“Oh, that’s fabulous! You worked with their behavior, not against it.  You always get better results that way, whether it’s insects, students, or employees.  That was really clever.”

A Luxury

Being bored is a luxury I do not have.
Not the boredom that is the enforced tedium from being exhausted by illness, or from waiting and waiting for indeterminate periods of time without diversions. But rather, the boredom that comes from choosing to be disinterested at work.
Sure, some jobs are seriously duller than others, such as data entry or assembly.  But retail is considerably more interesting than such rote perfectionism.
And yet, the other week one of my coworkers was complaining that he found the work at the garden center to be so BORING.  It wasn’t related to his chosen degree program or career.
Certainly, I don’t expect everyone else to be as entertained as I am by “facing” the plant stock, meaning filling more pots into the gaps shoppers have left in the flats.  I really like lining up four-packs or pots, or bringing forwards pots from the back of the benches up to the front so they are more accessible to the buyers.  The quick detail makes everything neat and tidy and complete.  Even shuffling pots from a nearly-empty flat (tray) to fill another is satisfying, because then we have that flat available for a shopper to use as they are selecting their plants.  (Not only does handing out flats free up people’s over-burdened hands, but there’s also a bit of sales psychology, where buyers are more likely to buy a few extra pots to complete the flat.)
And to be sure, there are a number of people who find “grooming” the plants (removing old flowers and dying leaves) to be just too utterly nit-picky and grubby a past-time.  But I enjoy this because I know that removing the dead material will help ensure that the plants keep blooming, will lesson the chance of disease and insect problems, and simply makes everything look better.  (A lot of novice gardeners will mistake the natural “senescence” or shedding of yellowing old leaves as a symptom of disease.)
And of course, most of the garden center cashiers are not horticulturalists; they are cashiers with some basic training in how to water and what the difference is between annuals and perennials.  But that’s what I’m there for, to provide the expertise in answering questions, and helping customers select plants for different sites.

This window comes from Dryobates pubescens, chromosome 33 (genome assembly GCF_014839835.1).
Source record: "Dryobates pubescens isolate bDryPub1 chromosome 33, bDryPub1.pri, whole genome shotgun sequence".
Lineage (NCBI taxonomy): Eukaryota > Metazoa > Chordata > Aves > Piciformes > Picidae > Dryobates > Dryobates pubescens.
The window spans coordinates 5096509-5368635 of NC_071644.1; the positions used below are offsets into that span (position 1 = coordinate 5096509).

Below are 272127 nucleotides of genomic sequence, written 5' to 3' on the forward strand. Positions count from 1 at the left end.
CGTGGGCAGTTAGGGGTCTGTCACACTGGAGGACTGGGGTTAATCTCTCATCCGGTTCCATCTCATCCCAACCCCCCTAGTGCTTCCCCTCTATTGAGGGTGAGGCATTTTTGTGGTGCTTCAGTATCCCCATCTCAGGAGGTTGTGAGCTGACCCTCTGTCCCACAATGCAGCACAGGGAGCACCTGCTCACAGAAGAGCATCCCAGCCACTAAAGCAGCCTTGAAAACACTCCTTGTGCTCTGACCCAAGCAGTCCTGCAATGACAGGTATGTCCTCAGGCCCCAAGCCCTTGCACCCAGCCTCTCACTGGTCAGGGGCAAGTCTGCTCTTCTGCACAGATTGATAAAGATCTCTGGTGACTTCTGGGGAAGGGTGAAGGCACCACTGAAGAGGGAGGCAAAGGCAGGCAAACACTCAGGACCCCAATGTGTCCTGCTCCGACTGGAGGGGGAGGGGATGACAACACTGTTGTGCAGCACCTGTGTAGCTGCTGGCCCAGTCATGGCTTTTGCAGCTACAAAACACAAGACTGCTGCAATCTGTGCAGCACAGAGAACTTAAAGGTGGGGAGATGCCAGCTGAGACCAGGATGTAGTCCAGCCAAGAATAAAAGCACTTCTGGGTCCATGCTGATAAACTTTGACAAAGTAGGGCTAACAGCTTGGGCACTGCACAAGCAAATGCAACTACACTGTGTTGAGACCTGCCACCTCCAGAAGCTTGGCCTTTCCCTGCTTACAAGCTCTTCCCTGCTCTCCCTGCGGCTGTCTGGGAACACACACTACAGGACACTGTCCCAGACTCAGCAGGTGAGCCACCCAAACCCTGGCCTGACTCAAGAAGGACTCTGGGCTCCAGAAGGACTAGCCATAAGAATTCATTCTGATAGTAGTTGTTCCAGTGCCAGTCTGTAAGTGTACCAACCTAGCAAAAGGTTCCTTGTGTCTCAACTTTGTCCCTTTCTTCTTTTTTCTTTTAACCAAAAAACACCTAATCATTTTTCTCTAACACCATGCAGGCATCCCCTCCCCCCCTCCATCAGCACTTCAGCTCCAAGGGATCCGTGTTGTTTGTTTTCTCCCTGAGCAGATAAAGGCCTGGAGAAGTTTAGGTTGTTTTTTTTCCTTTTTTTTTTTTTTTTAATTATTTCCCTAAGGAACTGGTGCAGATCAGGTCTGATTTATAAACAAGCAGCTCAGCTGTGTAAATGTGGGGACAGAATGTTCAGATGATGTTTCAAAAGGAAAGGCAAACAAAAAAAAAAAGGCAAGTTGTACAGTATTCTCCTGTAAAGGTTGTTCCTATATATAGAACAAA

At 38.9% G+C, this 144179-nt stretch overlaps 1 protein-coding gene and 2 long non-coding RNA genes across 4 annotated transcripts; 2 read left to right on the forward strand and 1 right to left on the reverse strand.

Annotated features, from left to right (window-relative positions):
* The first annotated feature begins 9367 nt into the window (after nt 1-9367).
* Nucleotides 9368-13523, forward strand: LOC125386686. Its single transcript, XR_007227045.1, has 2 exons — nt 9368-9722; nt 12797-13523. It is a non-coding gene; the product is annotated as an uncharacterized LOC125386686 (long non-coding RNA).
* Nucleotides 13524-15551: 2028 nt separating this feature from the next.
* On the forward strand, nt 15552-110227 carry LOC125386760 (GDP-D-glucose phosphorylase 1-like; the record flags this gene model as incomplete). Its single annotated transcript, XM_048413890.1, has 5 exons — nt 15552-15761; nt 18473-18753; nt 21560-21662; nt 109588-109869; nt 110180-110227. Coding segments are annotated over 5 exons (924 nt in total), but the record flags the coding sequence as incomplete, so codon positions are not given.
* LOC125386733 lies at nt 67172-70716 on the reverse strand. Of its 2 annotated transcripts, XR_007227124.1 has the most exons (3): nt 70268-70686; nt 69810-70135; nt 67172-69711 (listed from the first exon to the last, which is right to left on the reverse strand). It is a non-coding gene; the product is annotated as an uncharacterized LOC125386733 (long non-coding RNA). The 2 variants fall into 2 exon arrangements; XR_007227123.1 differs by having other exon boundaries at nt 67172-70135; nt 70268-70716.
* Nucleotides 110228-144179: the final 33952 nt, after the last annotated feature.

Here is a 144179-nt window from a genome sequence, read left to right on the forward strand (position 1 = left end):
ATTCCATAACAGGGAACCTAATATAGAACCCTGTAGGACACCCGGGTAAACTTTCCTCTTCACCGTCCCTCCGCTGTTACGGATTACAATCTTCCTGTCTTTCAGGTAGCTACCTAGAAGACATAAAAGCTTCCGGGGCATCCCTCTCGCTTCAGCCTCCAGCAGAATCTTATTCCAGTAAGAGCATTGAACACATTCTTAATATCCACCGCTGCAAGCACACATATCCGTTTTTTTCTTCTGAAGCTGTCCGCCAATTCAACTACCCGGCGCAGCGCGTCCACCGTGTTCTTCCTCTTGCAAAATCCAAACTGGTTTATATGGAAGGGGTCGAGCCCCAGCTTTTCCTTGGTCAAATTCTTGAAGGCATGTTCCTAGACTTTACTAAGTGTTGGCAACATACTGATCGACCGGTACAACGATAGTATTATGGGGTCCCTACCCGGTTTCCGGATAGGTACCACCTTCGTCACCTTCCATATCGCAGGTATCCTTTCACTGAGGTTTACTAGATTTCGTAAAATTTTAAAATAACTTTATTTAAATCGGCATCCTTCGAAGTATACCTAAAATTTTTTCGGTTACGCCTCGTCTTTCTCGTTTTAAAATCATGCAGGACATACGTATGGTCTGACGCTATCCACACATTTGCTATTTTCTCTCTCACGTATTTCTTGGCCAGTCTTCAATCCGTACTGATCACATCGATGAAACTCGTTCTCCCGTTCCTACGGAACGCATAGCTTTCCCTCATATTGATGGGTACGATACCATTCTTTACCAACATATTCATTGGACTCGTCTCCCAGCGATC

So despite the varying levels of intrinsic reward in some of the activities, and the vast differences in personal expertise, all of the cashiers can still gain the same kinds of satisfaction in their work.  There’s still the basic premise of serving others, even if we’re just loading bags of mulch into someone’s car.
Because that’s what we’re there for.
So when my coworker complains of being bored, and spends most of his time hidden behind the cash register (checking something on his mobile phone) or wandering around aimlessly listening to his music or chatting with a girlfriend, well, I am mystified.  And a bit annoyed.
Because like, dude, “fun” is something you make, not something that happens to you.
If you’re bored, then get involved.  Help me come up with better ways of displaying the new stock that is more aesthetically appealling and more accessible, like the other evening cashier does.  Go out and actively assist the customers, like the other cashiers do.
If the custom is slow during that lull before people get off work, then make a point to do some of the things that are on the To Do list.  That’s why I’m not bored — I not only do when I have been asked to do as an employee, but I also look for other things to do.
If I’m knee-deep in cleaning the spent blossoms from the hanging baskets and watering the stock, then don’t hide out behind the register.  I shouldn’t have to mention, “Hey, that lady over there has her hands full — go get her a shopping cart.” [buggy, trolley]